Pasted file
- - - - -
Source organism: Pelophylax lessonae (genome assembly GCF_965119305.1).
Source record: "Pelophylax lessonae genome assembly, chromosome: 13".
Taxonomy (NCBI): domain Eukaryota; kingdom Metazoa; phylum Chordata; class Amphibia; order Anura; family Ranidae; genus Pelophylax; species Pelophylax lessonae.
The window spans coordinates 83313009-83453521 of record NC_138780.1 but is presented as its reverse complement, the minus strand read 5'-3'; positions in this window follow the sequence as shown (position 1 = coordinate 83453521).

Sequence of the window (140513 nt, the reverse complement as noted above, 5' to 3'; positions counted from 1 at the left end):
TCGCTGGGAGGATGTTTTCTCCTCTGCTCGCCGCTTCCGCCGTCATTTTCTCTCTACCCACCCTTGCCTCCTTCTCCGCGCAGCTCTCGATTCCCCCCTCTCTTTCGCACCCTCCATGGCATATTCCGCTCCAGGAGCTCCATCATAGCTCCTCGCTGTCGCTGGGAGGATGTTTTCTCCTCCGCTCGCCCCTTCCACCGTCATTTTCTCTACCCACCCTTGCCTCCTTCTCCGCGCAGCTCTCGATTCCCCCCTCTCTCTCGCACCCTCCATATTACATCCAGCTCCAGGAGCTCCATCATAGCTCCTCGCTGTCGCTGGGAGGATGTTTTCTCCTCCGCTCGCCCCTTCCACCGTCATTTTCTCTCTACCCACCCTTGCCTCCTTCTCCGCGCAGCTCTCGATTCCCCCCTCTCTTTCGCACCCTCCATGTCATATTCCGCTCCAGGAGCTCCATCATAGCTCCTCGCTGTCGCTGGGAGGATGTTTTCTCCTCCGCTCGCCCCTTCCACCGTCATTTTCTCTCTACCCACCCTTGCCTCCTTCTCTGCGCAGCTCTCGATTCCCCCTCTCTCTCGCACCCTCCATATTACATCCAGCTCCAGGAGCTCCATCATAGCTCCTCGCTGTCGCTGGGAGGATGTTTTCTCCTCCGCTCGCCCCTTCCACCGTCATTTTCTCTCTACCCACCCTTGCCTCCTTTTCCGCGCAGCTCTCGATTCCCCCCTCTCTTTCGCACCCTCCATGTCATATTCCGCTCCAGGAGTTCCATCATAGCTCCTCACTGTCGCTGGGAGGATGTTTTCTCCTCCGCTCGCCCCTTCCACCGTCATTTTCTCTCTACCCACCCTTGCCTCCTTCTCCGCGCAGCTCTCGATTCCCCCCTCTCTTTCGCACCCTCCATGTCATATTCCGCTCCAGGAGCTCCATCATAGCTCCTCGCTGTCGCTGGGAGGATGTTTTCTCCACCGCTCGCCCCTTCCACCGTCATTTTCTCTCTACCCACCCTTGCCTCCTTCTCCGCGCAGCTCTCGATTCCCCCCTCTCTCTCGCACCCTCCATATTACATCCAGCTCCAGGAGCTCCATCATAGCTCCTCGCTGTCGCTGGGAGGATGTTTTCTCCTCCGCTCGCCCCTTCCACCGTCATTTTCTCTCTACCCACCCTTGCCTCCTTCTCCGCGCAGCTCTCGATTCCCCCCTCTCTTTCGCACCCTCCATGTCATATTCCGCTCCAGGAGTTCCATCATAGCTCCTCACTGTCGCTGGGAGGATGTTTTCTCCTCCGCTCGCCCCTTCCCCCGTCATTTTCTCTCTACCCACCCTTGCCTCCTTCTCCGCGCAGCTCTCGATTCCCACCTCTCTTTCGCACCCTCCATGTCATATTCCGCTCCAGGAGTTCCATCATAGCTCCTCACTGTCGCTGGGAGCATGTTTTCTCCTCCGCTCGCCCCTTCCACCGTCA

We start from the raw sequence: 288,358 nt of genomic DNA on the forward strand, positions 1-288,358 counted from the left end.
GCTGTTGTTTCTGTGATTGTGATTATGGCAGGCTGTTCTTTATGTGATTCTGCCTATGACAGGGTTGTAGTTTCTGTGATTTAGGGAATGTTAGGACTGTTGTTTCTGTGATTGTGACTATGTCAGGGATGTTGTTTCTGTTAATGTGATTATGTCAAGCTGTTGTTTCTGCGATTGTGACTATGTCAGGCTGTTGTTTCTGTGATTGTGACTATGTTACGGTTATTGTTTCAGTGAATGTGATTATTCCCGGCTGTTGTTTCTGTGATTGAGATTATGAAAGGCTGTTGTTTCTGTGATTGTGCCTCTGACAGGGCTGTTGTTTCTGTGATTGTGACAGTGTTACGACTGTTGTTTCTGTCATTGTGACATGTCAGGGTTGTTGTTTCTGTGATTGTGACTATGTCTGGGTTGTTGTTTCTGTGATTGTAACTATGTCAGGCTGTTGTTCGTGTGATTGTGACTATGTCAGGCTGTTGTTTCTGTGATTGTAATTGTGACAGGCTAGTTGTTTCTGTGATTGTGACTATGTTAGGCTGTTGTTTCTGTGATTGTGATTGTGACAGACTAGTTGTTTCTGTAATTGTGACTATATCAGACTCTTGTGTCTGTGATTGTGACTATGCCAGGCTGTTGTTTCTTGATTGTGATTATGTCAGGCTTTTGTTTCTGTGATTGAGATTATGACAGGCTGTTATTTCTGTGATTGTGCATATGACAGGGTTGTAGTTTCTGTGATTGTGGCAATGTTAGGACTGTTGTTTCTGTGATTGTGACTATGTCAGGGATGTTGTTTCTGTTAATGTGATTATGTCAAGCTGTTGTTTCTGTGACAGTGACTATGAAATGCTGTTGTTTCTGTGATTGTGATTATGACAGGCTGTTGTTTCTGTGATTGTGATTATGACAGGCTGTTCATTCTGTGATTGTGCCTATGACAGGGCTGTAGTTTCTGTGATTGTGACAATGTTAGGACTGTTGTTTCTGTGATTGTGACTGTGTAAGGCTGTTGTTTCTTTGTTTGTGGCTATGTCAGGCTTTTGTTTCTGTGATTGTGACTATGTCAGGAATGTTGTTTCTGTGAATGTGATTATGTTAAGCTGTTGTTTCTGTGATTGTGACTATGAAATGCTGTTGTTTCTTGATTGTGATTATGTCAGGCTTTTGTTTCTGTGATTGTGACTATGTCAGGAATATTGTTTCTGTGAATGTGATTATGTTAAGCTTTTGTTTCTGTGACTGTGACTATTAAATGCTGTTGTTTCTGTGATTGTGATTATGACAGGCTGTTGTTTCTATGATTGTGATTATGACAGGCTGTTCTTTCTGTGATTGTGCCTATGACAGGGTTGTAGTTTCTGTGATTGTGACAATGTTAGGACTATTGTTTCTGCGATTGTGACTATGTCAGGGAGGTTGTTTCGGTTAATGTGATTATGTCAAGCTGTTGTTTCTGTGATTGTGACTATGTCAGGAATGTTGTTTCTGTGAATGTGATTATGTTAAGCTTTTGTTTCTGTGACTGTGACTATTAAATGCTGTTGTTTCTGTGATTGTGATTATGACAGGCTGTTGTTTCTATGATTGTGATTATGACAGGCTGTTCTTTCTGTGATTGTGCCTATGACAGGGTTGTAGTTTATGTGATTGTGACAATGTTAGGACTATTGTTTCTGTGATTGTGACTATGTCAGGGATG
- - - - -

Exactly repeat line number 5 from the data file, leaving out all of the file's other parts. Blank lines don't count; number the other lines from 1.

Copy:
Sequence of the window (140513 nt, the reverse complement as noted above, 5' to 3'; positions counted from 1 at the left end):